RIO DE JANEIRO – For a time, at the beginning of the pandemic, when Latin America was mainly a spectator observing outbreaks in China, then in Europe, then in the United States, there was hope that when the coronavirus would get here, things would be different. The climate was warmer. People were younger. Governments have had more time to study mistakes made elsewhere and to prepare.
A few weeks later, more than a million people were infected, tens of thousands died and those hopes were dashed. The warmer weather did not slow the disease down as it devastated tropical metropolises in Ecuador and Brazil. The youth did not protect Mexico or Peru. And despite early and aggressive government action in many cases, Latin America has been unable to avoid what now seems to have always been inevitable.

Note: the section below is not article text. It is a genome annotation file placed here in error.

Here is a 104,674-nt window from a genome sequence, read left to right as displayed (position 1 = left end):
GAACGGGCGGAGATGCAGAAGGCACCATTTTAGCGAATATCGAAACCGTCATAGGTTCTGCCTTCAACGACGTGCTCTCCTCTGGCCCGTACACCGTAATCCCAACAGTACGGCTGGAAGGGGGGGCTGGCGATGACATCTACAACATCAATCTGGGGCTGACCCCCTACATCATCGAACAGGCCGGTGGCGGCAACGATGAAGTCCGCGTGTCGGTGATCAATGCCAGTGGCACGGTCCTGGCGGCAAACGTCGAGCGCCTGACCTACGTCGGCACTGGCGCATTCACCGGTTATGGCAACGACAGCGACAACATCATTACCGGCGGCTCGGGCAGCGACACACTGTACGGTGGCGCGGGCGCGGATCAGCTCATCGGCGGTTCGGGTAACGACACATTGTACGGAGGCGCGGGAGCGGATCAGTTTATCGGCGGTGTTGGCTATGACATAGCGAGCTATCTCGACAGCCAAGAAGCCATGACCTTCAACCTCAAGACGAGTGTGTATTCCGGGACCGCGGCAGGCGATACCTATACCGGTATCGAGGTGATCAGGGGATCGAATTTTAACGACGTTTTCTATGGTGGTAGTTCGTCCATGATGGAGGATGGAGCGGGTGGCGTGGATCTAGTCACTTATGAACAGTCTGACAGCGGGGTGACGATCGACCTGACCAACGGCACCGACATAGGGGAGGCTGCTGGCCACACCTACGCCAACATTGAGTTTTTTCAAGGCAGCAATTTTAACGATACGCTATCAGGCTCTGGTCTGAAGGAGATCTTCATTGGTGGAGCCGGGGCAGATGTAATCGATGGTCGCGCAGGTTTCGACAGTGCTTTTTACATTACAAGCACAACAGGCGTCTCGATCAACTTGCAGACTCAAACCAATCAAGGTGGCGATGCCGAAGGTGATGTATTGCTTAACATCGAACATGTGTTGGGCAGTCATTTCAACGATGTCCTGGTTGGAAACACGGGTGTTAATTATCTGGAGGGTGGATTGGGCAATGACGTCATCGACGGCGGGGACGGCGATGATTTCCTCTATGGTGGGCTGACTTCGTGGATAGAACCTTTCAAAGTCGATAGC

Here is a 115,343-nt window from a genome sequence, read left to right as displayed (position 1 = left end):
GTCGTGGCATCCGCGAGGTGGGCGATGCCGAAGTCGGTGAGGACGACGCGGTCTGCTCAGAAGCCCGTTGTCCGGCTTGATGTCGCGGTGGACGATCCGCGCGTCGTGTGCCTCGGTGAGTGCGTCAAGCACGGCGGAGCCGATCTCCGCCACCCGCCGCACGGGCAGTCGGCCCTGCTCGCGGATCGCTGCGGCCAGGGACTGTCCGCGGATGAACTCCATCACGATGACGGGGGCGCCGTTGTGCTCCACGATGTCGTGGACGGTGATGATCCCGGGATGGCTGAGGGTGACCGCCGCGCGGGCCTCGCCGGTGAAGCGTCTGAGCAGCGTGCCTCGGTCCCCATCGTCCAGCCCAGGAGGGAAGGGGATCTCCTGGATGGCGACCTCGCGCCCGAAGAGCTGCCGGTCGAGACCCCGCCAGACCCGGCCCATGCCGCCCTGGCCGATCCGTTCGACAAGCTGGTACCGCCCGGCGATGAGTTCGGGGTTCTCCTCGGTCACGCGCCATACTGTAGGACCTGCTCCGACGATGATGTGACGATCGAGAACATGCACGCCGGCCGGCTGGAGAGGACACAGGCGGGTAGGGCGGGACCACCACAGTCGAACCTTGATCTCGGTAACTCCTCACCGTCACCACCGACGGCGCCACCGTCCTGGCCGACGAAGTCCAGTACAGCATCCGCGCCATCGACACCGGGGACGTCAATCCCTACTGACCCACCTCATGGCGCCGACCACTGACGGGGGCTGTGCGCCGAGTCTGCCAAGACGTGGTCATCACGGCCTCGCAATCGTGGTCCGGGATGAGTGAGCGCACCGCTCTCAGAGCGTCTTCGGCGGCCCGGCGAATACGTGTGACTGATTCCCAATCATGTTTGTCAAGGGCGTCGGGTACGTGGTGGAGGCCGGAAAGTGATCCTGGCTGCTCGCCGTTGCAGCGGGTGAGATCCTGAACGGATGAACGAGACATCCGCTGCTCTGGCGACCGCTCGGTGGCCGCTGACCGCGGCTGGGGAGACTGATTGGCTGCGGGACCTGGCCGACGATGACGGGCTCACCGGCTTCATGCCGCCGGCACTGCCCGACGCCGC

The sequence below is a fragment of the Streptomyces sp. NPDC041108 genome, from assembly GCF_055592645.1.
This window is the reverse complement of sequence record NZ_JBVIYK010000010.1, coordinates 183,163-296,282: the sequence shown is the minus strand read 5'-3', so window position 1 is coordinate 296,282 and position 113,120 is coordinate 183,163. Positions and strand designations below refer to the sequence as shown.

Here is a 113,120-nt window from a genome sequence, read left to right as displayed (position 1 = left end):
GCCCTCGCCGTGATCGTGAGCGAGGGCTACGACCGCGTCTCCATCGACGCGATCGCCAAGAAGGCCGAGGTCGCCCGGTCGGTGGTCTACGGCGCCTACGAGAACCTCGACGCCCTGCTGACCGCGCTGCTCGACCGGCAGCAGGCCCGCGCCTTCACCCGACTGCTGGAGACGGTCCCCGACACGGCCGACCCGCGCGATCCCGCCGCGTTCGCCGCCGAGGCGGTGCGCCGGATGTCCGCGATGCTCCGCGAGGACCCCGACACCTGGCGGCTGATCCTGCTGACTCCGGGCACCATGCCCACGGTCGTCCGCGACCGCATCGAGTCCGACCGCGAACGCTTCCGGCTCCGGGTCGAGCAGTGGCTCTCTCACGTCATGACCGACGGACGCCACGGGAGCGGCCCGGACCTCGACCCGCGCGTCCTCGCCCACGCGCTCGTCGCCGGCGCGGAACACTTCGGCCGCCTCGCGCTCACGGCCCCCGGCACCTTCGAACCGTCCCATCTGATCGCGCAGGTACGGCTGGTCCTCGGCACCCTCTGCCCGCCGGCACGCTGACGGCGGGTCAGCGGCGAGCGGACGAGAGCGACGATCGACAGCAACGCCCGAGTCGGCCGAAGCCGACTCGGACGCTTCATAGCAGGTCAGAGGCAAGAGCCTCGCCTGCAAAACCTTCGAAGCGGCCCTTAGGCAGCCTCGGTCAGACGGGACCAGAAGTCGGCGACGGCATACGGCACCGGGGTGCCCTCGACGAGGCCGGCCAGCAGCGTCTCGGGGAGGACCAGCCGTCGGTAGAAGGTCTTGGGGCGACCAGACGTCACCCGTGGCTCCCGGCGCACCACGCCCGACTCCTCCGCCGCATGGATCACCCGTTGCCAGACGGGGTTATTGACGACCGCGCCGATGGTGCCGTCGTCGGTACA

The disease was a disaster in Brazil, now second behind the United States in the reported cases, with more than 31,000 dead, but it is not the only country in the region affected by the coronavirus. Peru has now confirmed twice as many infections as China. Mexico has killed more than 10,000 people. Chilean authorities, currently experiencing one of the most explosive outbreaks in the world, warn that the hospital system in Santiago is running out of capacity. The World Health Organization has declared Latin America to be the new epicenter of the global pandemic.